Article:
by Ted J. Rulseh
When you look out on your favorite lake, what do you see? Beautiful blue water? A place for a refreshing dip on a summer day? A surface on which to paddle a canoe or kayak? Favored spots to catch fish for sport or dinner?
Your lake is all this, but also much more. A lake is a fascinating living system, full of mysteries and things to discover, if you look closely. Here are 10 things you may not know about the world beneath the waves.
1 IT ALL STARTS WITH THE SUN
That's right. The walleye you fry up for supper owes its existence, first and foremost, to the sun. It's sunlight that enables plants and algae in the lake to manufacture food through photosynthesis. The food these primary producers make forms the base of the lake's food chain.
2 YOUR LAKE'S WATER IS A THIN SOUP
The water is the broth; the meat and vegetables consist of tiny organisms called plankton. The vegetables are the cells of algae that float freely in the water; they're called phytoplankton. The meat is made up of small creatures, called zooplankton, that swim through the water, feeding as they go. They feed on the algae and in turn become food for fish in the very early stages of their lives.
3 YOUR LAKE HAS 'FLEAS'
Tiny creatures called Daphnia, crustaceans from the same family as crayfish and shrimp, float in the thin soup. They're often called water fleas because their herky-jerky swimming patterns remind observers of the jumping of fleas (those you hope never infest your dog). Daphnia are an essential food source for baby fish (called fry), water insects and the immature forms of frogs and toads. You don't need a microscope to see them - they're about a millimeter long. So if you scooped up a jar of lake water and looked through it, you'd probably see a Daphnia or two kicking about.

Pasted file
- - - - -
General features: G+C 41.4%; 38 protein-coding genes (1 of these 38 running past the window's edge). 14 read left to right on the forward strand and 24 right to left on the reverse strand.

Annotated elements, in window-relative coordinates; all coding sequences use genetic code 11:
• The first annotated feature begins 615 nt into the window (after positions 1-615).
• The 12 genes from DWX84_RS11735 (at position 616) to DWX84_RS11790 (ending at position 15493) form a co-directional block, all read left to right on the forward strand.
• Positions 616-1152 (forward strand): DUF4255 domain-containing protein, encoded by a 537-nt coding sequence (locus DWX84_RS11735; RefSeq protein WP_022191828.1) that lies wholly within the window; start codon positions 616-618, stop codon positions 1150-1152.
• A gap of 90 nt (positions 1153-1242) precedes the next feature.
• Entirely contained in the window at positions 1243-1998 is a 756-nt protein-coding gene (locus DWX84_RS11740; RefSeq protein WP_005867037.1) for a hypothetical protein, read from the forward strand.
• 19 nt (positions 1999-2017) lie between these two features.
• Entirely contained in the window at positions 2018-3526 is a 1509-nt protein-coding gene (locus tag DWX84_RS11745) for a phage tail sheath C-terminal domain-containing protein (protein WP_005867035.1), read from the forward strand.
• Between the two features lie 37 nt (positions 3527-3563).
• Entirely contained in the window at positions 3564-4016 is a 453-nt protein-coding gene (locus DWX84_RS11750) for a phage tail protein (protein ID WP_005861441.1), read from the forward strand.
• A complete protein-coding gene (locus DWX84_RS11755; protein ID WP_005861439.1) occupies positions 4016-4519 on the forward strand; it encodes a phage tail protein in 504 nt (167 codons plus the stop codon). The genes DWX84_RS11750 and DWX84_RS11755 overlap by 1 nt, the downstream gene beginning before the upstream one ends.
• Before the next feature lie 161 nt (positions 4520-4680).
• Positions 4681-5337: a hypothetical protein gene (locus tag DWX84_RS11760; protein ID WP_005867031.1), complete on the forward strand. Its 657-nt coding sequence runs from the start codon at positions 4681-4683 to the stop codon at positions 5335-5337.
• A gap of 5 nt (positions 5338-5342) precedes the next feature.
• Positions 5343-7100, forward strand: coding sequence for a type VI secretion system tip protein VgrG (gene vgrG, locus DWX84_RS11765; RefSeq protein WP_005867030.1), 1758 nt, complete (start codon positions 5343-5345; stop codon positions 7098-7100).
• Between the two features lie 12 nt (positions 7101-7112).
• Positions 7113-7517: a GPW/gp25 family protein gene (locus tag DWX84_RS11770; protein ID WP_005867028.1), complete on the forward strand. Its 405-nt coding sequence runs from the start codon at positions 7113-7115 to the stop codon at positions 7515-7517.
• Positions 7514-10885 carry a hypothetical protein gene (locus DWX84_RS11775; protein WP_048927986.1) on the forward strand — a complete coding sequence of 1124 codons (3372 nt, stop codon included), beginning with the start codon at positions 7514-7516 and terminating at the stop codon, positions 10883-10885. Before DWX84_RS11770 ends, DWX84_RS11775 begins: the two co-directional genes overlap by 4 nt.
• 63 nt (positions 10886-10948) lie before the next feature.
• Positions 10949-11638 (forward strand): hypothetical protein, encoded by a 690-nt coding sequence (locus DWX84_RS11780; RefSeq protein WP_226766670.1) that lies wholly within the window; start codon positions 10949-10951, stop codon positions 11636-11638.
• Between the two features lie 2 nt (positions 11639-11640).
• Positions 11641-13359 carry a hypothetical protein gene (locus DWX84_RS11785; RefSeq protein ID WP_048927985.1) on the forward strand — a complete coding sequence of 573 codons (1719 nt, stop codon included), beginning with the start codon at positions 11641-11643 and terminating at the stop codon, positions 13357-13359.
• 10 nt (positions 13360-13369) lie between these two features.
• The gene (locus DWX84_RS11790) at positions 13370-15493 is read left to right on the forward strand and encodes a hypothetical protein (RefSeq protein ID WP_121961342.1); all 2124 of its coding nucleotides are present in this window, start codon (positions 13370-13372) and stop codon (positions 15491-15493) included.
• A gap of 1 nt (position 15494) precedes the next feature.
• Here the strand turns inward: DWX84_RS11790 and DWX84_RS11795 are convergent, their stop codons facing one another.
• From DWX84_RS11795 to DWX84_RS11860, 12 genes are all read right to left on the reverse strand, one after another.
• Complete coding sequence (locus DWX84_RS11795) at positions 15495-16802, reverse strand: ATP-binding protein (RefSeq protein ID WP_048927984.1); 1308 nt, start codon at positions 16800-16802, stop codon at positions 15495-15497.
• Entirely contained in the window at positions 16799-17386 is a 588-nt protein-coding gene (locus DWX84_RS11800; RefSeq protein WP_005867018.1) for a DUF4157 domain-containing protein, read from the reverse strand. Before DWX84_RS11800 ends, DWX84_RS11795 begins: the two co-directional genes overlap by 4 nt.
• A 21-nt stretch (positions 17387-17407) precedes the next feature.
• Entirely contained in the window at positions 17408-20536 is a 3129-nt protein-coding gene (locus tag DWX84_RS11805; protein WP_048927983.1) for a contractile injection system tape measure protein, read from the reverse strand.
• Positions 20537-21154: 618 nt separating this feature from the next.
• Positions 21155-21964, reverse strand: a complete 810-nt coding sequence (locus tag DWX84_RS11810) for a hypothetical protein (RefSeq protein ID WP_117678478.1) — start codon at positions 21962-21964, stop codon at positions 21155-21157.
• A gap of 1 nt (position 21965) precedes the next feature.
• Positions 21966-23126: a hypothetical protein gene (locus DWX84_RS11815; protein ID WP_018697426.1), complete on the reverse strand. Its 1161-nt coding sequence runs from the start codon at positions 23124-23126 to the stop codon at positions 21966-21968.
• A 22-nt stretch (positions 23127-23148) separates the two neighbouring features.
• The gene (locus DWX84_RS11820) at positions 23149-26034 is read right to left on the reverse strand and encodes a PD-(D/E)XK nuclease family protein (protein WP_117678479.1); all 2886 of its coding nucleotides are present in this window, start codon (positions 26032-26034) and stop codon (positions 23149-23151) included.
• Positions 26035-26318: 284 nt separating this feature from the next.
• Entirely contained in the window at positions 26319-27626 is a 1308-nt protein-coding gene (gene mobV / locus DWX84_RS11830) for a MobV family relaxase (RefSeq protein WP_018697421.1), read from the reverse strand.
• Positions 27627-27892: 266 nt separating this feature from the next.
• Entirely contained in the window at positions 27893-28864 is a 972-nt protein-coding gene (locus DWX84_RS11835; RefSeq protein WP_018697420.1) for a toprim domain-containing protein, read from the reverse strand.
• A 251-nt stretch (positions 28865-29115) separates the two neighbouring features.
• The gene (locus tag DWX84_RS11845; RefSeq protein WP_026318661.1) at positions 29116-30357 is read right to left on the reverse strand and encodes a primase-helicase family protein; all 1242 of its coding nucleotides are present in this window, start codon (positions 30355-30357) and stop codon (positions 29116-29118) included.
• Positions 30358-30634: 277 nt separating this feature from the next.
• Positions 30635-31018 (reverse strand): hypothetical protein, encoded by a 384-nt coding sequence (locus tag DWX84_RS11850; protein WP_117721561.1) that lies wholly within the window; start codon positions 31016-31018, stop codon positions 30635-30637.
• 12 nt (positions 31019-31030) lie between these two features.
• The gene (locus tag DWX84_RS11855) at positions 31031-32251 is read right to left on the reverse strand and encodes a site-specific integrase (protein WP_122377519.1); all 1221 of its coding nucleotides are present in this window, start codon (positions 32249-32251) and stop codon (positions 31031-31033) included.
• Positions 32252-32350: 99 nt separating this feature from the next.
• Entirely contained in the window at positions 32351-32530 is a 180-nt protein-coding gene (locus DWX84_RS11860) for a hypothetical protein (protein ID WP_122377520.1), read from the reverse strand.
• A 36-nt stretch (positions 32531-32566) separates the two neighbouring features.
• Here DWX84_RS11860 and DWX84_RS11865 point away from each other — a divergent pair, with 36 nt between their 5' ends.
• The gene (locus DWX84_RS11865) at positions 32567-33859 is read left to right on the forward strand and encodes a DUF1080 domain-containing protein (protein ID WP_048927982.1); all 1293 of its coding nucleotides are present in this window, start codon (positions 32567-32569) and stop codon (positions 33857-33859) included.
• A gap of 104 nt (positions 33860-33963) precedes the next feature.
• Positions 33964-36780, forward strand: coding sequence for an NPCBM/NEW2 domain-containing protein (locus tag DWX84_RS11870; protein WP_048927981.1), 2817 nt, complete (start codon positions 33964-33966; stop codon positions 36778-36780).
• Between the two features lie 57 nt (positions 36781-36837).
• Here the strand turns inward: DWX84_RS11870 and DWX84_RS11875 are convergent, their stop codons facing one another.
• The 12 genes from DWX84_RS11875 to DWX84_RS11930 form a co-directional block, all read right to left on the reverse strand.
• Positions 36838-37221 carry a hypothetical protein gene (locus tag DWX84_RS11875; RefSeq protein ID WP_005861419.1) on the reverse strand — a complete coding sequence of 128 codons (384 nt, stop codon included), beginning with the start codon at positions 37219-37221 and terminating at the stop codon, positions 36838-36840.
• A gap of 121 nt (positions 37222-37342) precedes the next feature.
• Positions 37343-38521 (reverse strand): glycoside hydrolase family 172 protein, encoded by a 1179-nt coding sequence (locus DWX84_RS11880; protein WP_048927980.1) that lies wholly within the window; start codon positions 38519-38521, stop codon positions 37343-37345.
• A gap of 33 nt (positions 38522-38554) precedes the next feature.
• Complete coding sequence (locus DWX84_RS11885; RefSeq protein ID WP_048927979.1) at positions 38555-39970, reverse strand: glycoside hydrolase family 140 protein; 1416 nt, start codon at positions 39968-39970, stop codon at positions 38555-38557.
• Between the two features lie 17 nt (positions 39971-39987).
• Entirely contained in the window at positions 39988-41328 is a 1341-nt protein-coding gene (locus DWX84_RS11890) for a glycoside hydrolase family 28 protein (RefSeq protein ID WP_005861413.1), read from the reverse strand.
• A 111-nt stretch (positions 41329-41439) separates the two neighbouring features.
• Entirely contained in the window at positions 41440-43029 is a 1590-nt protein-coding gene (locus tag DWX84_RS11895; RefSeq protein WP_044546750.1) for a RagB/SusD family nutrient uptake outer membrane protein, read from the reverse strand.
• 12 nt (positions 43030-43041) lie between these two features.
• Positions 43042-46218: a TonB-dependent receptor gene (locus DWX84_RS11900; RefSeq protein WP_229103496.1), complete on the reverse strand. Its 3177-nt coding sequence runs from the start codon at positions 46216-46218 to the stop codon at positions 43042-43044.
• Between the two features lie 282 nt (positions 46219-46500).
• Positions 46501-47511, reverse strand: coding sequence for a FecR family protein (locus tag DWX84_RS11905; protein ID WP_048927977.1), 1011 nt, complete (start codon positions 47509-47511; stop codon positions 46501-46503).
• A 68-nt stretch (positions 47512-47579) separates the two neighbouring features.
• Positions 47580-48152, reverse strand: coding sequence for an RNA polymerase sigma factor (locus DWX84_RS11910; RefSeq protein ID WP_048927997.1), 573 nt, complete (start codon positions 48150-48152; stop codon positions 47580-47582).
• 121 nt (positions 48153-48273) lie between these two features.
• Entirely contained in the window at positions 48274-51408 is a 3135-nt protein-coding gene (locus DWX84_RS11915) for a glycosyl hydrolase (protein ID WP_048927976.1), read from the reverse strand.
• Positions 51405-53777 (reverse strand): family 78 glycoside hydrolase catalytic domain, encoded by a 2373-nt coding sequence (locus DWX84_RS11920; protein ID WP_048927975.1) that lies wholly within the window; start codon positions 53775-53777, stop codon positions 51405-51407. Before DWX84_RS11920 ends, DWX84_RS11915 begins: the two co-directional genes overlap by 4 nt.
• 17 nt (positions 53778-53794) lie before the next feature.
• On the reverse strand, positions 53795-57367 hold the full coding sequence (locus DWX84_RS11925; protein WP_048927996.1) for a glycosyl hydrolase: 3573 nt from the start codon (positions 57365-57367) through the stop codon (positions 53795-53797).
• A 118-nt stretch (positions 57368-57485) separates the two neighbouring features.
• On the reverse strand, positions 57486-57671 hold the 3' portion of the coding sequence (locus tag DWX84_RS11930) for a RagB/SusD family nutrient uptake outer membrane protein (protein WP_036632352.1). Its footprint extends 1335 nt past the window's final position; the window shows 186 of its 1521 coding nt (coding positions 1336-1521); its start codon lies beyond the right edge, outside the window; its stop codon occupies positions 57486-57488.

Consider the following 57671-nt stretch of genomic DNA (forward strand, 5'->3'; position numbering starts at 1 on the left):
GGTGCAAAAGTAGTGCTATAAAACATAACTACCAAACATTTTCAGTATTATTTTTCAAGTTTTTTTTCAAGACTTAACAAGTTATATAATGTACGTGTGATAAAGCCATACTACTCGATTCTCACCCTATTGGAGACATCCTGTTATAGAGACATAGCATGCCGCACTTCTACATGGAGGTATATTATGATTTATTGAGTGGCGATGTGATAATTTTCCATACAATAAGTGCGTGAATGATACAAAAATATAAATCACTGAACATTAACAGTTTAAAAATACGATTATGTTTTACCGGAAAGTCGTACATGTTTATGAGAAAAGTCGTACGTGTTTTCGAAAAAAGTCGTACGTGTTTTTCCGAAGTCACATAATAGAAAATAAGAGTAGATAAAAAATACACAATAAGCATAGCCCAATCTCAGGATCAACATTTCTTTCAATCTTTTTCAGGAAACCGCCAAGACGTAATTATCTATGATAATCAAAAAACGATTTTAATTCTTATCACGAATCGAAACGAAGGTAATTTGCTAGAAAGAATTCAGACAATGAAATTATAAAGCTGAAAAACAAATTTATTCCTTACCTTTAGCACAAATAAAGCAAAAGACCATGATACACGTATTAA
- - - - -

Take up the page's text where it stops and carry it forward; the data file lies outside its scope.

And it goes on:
4 YOUR LAKE HAS LAYERS
The water is not a pool with a uniform temperature, at least not in the warm months of the year. As spring turns to summer, the lake separates into layers. Cold water lies at the bottom. Warmer water, being less dense, floats on top. The zone where warm water meets cold is called the thermocline by swimming out into fairly deep water, then doing a feet-first surface dive. When your feet reach a depth of about 12 to 15 feet, you will feel a sudden change from warm to cool. You've penetrated the thermocline.
5 THERE'S ONLY "ONE" WATER
There are lakes, rivers, and the vast resource known as groundwater. These are not really separate entities. They are all part of the same system. The top of the groundwater is called the water table. In an important sense, a lake is a depression in the land that intersects and exposes the water table.
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